With Spring fast approaching I am taking some much needed time to clear out our storage room clutter…and so the purging begins! For many this can be a very emotional process. However, once you’ve actually taken the time to reflect and ask yourself why have I kept this? Does it really spark joy for me?  Am I just afraid that I might need it one day? When was the last time I used this? this process becomes a little less daunting.

“Out of clutter, find simplicity.” ― Albert Einstein

When you have accumulated a lot of stuff, decluttering your home can feel overwhelming. But decluttering is just about putting new systems into place in your life. Getting rid of things gives you time to look after yourself.
Don’t expect to declutter everything overnight.

It has taken you a long time to amass everything, and you won’t be able to get rid of it all straight away.

There are many techniques for decluttering and google and Pinterest have a vast selection on declutter calendars, printouts and challenges. In my search of how to proceed I have chosen the following steps:

Determine where important things go (i.e., keys, new mail and bills, wallet, phone, legal documents, groceries into the refrigerator or pantry/cabinets, etc.). You might even draw a map of your home and work spaces to label where these important items live. Then, take a few minutes every day to put those important things where they belong.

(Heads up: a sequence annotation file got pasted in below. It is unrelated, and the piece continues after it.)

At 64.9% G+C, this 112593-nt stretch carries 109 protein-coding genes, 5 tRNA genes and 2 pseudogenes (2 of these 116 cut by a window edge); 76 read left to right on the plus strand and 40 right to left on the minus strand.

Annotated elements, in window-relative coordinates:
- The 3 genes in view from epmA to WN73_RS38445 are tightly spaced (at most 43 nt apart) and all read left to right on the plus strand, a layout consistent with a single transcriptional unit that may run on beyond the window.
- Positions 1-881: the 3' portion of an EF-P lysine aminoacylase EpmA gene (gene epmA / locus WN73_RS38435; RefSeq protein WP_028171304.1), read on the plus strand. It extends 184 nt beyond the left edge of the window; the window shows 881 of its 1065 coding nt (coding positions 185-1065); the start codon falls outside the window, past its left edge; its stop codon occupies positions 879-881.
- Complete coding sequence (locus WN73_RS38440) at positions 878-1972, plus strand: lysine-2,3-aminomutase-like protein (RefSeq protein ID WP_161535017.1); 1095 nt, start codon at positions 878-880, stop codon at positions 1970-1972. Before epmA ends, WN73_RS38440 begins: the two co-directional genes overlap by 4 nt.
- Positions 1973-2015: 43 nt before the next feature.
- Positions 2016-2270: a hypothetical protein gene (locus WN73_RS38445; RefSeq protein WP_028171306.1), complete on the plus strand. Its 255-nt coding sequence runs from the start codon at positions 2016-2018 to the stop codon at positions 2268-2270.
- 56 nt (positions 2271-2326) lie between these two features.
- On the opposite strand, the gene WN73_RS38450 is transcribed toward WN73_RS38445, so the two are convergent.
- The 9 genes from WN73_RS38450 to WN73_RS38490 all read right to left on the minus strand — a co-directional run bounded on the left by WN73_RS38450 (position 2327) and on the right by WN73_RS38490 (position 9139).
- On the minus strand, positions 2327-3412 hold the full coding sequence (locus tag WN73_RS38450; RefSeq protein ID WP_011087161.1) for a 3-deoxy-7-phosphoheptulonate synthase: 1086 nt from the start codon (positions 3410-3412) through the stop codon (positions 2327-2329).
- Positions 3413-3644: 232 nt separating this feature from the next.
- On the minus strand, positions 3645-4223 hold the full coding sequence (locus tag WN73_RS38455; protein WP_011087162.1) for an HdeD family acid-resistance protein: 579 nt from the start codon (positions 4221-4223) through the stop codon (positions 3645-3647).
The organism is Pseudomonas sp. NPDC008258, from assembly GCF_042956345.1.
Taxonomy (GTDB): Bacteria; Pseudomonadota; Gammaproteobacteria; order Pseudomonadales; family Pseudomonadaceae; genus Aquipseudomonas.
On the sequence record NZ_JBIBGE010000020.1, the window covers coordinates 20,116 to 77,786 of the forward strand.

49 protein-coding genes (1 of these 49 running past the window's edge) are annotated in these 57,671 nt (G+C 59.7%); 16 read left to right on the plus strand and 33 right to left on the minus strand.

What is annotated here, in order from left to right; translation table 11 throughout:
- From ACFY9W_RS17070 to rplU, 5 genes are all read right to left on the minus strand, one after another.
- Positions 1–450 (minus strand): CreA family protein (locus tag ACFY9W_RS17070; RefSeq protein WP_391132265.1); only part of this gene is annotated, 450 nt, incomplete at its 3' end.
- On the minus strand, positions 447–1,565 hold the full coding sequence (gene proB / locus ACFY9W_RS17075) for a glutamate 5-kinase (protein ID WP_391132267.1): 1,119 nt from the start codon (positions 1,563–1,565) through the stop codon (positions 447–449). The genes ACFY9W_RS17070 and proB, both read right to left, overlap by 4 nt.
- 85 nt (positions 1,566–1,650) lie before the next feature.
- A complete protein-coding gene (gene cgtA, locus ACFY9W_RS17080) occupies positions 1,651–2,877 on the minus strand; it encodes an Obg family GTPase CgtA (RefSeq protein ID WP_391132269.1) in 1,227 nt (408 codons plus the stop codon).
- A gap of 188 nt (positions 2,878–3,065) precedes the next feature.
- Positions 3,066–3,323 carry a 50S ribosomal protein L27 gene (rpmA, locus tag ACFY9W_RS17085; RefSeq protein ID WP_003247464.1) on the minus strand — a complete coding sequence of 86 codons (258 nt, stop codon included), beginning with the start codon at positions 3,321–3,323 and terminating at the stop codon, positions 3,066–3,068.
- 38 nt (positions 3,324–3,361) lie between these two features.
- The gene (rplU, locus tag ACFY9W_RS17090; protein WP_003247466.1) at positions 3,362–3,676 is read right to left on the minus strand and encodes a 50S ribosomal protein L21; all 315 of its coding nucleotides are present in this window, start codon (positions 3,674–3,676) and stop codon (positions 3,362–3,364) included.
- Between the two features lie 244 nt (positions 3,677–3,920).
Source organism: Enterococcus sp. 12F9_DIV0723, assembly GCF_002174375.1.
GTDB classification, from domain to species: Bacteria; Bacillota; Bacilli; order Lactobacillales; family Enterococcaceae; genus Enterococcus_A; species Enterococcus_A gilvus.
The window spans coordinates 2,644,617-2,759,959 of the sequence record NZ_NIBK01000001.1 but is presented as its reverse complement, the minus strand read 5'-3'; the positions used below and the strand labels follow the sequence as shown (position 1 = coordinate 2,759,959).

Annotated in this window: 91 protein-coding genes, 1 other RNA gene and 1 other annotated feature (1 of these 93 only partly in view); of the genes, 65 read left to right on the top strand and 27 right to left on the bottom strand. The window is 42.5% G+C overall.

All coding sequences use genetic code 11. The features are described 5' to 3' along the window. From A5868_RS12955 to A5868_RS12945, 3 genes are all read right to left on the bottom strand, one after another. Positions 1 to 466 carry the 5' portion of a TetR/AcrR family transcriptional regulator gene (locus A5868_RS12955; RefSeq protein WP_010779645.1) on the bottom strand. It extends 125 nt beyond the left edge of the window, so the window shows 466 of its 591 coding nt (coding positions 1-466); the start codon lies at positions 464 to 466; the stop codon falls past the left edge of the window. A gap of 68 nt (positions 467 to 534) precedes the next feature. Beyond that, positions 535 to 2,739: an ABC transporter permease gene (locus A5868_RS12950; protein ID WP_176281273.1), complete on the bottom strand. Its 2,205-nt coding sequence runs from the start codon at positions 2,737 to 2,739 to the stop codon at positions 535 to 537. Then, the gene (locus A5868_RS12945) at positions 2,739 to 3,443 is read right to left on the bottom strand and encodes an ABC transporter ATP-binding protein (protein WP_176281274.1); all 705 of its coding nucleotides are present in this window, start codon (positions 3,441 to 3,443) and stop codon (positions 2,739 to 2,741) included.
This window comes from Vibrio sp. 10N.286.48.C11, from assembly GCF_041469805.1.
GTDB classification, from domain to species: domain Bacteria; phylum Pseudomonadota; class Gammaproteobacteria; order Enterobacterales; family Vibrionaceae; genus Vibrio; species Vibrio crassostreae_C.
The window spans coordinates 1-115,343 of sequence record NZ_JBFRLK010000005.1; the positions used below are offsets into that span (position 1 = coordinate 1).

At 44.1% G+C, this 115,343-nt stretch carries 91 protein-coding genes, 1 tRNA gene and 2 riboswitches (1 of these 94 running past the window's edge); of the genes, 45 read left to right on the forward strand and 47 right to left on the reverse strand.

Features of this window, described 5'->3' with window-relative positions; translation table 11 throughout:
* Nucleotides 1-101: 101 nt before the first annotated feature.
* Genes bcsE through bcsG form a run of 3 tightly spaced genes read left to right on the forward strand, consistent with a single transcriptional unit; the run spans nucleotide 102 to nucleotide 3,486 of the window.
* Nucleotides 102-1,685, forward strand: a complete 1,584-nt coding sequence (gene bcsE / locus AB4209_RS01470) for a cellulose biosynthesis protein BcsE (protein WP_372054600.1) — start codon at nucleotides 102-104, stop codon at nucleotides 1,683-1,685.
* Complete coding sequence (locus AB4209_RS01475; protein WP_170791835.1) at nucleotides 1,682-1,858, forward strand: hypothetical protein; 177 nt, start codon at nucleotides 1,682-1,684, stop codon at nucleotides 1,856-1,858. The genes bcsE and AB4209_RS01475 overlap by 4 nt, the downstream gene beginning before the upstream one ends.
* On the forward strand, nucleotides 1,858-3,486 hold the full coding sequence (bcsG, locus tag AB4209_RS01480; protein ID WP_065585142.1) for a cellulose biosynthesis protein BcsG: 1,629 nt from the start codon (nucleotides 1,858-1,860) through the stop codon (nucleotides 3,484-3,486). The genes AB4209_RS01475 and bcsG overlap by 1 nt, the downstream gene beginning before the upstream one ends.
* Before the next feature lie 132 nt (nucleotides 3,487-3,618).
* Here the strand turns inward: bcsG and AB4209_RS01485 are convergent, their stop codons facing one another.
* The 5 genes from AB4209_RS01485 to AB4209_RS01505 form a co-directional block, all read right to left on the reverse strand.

One of the biggest hurdles we face when decluttering isn’t necessarily deciding what needs to go — it’s getting the stuff out of the house. Big piles of unwanted stuff are disheartening to look at: The longer they sit there, the more likely you are to give up on the whole project.  But do not despair!  There are people for this exact kind of thing, and we have a few really good local businesses that will come to your home and remove items you no longer need…call me for details!

Another good idea is to plan an exit strategy for your stuff before you start clearing clutter. Keep it simple: Find one or two places in your town where you can donate or sell used items. Write down the address/hours of operation and give each business a call to double-check the sorts of items they accept.

For everything that is left, take another five minutes to process a few items that are laying around. Use the reflection questions – Why? How? When? And then proceed.

A simple life is not seeing how little we can get by with—that’s poverty—but how efficiently we can put first things first…. When you’re clear about your purpose and your priorities, you can painlessly discard whatever does not support these, whether it’s clutter in your cabinets or commitments on your calendar. – Victoria Moran, author of Lit From Within: Tending Your Soul for Lifelong Beauty